Re: Pledge To Killfile a person
Andrew Suffield writes:
> On Thu, Aug 11, 2005 at 09:50:12AM -0400, Michael Poole wrote:
>> Sigh. I wasn't aware that common courtesy was so rare as to require
>> explanation at length.
> When you start making accusations, you are obliged to back them up
> with explanations. Otherwise you are merely denying any right to
> respond, and what was that about common courtesy?
You asked for a list of posts. I provided a list of posts. You
wanted explanations. I provided them, and remarked as above because
some of your specific questions suggested an antisocial perspective.
(For example, thinking that a message reading "Troll." is not
provocative and moving the goal-posts on whether it is a put-down.)
> Besides which, none of this appears to have anything to do with
> courtesy. Most of it is you misrepresenting my statements.
>> >> http://lists.debian.org/debian-devel/2004/06/msg01598.html
>> > Looks like a perfectly justified response to me. I don't see how that
>> > could be classified as 'provocation' or 'troll', because in no sense
>> > did it encourage more discussion - it was quite clearly a statement
>> > that he was being ignored because he was just trying to start an
>> > argument. I suppose you could claim it was a 'put-down', but I claim
>> > it is a factually accurate description of the parent mail and I
>> > challenge anybody to prove otherwise.
>> This is an example of one of the significant limitations (perhaps
>> good, perhaps not) in Debian's current culture: A lot of people think
>> rudeness is excused -- and not just excusable -- when it saves them
>> future effort.
> Then I don't think you've got any grounds to accuse me of it
> specifically, and not any of the others. Regardless of whether or not
> it happens to be my belief (it isn't).
How else should I consider a mail that simply declares "Troll."? Do
you think it is not rude? Or was the point of the brevity something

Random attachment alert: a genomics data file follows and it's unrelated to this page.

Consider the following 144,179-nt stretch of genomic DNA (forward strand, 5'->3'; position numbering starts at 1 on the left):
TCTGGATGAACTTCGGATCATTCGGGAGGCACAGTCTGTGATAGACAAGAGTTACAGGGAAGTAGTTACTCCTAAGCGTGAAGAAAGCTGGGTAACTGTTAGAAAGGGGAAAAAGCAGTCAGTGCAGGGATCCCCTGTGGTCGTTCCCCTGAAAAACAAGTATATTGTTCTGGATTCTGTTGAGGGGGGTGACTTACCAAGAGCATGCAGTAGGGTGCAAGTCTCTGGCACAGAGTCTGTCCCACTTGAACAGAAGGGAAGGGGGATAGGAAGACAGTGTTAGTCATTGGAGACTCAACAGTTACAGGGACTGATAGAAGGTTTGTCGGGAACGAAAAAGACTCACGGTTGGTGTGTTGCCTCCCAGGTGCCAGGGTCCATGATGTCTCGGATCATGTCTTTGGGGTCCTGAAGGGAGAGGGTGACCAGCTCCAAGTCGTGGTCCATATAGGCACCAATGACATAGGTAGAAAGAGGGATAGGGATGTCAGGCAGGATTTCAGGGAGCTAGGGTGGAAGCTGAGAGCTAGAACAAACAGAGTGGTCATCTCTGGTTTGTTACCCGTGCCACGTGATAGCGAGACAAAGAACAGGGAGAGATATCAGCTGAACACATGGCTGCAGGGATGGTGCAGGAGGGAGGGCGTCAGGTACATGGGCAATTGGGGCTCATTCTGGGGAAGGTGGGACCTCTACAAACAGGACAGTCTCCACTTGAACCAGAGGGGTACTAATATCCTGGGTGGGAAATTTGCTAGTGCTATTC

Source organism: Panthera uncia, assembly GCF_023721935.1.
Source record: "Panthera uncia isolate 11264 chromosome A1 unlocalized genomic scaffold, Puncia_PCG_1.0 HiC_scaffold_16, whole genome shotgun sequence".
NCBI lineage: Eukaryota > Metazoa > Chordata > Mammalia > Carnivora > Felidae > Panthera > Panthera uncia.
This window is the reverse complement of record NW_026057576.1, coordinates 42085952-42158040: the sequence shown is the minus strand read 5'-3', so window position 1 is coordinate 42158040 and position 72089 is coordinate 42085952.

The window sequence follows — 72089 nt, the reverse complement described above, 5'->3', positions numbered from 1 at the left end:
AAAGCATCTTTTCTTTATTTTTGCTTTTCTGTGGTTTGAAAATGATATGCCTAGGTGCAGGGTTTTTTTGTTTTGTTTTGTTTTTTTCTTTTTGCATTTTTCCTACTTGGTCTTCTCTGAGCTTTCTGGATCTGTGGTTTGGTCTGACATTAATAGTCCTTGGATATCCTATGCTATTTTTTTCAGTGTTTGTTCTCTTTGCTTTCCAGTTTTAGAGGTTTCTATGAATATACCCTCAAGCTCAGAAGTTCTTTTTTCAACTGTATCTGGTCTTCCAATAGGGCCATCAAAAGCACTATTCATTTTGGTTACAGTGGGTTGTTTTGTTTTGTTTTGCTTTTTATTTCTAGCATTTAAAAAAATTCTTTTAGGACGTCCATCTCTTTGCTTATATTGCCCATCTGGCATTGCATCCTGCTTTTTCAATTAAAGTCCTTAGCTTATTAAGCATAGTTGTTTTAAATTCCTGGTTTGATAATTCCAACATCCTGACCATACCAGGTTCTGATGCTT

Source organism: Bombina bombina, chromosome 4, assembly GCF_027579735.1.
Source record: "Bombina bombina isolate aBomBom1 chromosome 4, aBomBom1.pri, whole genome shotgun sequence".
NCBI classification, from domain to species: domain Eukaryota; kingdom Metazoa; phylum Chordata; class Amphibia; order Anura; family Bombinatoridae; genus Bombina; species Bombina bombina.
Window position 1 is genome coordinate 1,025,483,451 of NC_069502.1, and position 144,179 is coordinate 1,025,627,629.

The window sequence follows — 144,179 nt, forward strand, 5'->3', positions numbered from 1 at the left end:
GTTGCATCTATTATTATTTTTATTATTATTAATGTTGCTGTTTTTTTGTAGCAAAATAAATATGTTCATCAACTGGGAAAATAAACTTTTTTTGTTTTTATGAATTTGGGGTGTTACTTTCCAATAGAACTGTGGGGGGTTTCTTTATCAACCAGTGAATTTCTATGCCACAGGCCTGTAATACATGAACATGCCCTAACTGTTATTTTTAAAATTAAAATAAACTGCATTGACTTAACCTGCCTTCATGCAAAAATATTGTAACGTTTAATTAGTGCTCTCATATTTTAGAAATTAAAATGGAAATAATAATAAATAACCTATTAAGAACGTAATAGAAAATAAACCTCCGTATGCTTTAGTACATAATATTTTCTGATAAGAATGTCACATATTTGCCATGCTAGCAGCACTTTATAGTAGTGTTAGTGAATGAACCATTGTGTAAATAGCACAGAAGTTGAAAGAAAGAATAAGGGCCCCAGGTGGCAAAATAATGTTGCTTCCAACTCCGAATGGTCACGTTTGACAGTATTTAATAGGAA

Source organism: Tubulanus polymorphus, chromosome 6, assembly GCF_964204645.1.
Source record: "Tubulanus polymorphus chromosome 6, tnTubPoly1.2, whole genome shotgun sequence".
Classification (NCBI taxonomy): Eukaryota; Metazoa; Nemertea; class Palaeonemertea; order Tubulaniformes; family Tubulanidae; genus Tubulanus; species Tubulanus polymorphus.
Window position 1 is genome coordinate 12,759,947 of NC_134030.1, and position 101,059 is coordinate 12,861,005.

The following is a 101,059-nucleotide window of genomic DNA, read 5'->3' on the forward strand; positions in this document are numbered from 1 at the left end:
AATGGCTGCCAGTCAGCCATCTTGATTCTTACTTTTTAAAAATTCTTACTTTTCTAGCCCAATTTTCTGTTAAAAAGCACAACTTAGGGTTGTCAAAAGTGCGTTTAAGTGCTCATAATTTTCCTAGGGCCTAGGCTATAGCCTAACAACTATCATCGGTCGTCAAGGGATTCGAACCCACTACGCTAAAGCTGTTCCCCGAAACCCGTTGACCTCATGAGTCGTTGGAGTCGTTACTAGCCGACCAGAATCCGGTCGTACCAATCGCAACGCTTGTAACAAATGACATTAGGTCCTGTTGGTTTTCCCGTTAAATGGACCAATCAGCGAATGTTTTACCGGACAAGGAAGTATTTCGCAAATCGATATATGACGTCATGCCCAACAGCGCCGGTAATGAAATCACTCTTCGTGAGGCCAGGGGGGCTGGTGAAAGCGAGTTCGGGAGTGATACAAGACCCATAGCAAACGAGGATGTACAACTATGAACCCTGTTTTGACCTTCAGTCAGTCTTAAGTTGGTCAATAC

besides saving yourself the effort of justifying the judgment?
Whether you consciously had that motivation or not, it comes up in
most of the semiannual "Women in Debian" flame wars.
>> The parent mail is not clearly a troll to me, and I
>> think it is preposterous to assume something is a troll until proven
> The parent mail is an instance of argumentum ad hominem and a claim to
> authority, combined with a straw man, on a subject which is tangential
> to the one under discussion, which is written in a clearly
> antagonistic manner and adds no new information or valid arguments. If
> that's not a troll, then what is?
When you held yourself up as knowing the security mechanisms used by
every CA, it was entirely appropriate to puncture that impression. If
you insist that martin f krafft's post was a troll, your post which he
responded to was equally a troll.
> And why are you attacking me instead?
I am attacking you because you asked me to explain my selection of
posts to illustrate when you send things that "are little more than
provocations, put-downs and trolls." If you did not want me to
elaborate on why your posts qualify, you should not have asked.
>> >> http://lists.debian.org/debian-vote/2004/06/msg00166.html
>> > I can see nothing in this mail that could be even remotely like
>> > that. Explain your claim.
>> It was counterproductive in that it did not advance any discussion.
> Interesting definition. I have not encoutered this one before.
It is an example of counterproductive, not a definition. Inflammatory
remarks which do not also illuminate "are little more than
provocations, put-downs and trolls", and such remarks are only one way
to be counterproductive in one's discourse. I assumed that their
counterproductive nature was why you chose that description when
asking people to find objectionable posts of yours.
>> It was hypocritical in that it accused unspecified people of being
>> trolls, while complaining that *they* were resisting efforts to build
> It provided a simple mechanism by which people could judge for
> themselves, which was the whole point. I find that far more honourable
> than listing names and accusations. I do not see how it is hypocritical.
>> Insults never build consensus: even when they drive away
>> individuals who disagree, they also splinter the consensus.
> This statement appears disconnected from the rest of the paragraph; if
> it was meant to be a point, please restate it.
It was an elaboration of why the complaint about consensus-building
was hypocritical: because the post itself worked against consensus.